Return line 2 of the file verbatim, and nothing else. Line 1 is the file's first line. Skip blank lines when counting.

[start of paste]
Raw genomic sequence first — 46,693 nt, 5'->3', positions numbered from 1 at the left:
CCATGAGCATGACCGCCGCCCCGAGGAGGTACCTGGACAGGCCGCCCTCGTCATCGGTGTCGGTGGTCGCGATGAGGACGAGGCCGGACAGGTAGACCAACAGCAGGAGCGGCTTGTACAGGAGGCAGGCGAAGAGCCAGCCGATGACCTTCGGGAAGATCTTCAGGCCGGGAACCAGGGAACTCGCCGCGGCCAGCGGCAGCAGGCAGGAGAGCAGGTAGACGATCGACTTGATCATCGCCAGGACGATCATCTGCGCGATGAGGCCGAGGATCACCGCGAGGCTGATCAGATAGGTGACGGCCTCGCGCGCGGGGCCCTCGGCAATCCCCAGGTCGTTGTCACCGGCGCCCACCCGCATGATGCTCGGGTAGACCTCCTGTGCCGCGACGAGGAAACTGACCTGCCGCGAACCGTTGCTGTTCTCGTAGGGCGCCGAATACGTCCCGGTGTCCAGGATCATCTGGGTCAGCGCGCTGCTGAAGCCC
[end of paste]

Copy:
CCATGAGCATGACCGCCGCCCCGAGGAGGTACCTGGACAGGCCGCCCTCGTCATCGGTGTCGGTGGTCGCGATGAGGACGAGGCCGGACAGGTAGACCAACAGCAGGAGCGGCTTGTACAGGAGGCAGGCGAAGAGCCAGCCGATGACCTTCGGGAAGATCTTCAGGCCGGGAACCAGGGAACTCGCCGCGGCCAGCGGCAGCAGGCAGGAGAGCAGGTAGACGATCGACTTGATCATCGCCAGGACGATCATCTGCGCGATGAGGCCGAGGATCACCGCGAGGCTGATCAGATAGGTGACGGCCTCGCGCGCGGGGCCCTCGGCAATCCCCAGGTCGTTGTCACCGGCGCCCACCCGCATGATGCTCGGGTAGACCTCCTGTGCCGCGACGAGGAAACTGACCTGCCGCGAACCGTTGCTGTTCTCGTAGGGCGCCGAATACGTCCCGGTGTCCAGGATCATCTGGGTCAGCGCGCTGCTGAAGCCC